In Part 1 I addressed the need to explore concerns and “Red Flags” that get uncovered during an interview. The follow-up to this is when should you ignore a “Red Flag” or concern?
A pet peeve of mine is when a solid candidate gets passed on for a reason that does not relate to the candidate’s ability to perform or fit in with the team and company. This very topic is discussed in depth in “Moneyball” by Michael Lewis which will be the topic of a future blog. So how do you know when your “red flag” or concern doesn’t correlate with actual sales performance. I’ll give you a few:
- The issue is easily correctable. Is this a coachable problem? Is this a coachable candidate? If you like everything else about the candidate and their strengths align with the toughest part of your position, I’d caution you to not pass on that candidate. You just might end up hiring a candidate that doesn’t have this issue but has nowhere near the strengths in the areas that count. Ben Horowitz in “The Hard Thing About Hard Things” goes into fantastic detail on this topic in his chapter on How to Hire a VP of Sales.
- The candidate reminds me of another person that failed. When I hear this I want to know what aspect reminds them and why the original person failed. There is a clear difference between sales professionals sharing a style and sharing weaknesses. Focus on identifying strengths and vet concerns.
- Does this issue correlate with success or failure in your environment? Do you even have a large enough sales force that you can definitively answer that question? I’ve been on the inside and gotten to know a sizeable % of the top reps with several companies that have sales forces with 50+ sales reps. If you isolate any one characteristic such as polish, presence or even years of sales experience prior to joining the company and rank those reps from the best to the worst you will find, at best, a loose correlation between that ranking and the actual sales #s of the reps. Unfortunately, there are some seriously polished and articulate sales professionals that don’t sell that much, for example.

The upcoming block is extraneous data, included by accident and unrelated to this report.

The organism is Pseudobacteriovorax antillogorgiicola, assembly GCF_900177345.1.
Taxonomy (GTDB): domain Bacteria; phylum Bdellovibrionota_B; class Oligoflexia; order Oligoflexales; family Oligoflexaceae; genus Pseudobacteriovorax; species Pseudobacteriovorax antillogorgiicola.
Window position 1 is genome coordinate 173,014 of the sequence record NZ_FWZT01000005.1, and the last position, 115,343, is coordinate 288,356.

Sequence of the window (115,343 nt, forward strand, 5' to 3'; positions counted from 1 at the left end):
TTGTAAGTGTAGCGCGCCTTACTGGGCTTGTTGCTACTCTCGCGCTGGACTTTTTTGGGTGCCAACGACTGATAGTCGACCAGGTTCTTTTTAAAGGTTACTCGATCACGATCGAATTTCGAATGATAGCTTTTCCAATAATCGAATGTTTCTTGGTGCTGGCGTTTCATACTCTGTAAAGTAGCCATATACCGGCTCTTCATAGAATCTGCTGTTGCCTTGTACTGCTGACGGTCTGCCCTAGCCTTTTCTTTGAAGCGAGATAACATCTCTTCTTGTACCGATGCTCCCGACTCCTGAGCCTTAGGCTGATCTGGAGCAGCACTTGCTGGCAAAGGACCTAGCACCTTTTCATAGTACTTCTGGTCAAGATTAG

- You haven’t properly identified the top 3-5 strengths required for a rep to achieve success. If you can’t answer this question you are simply guessing when you interview. At best, you’ll be able to identify if you like the candidate, if you would buy from them and if they have achieved a measure of success in a different environment. Honestly, I think this is why a lot of hiring managers get fixated on hiring from their competitors. They simply don’t know how to consistently identify talent that will succeed in their environment. I’ll discuss the dangers of this approach in a future post – The Dangers of Hiring From the Competition.
These four reasons just scratch the surface of reasons why you shouldn’t pass on a candidate simply because you don’t like an aspect of their personality or background. When in doubt, ask a follow-up question every time you uncover a concern. Does this concern/weakness have any correlation with failure? If so, how much and does the candidate’s strengths warrant overlooking this?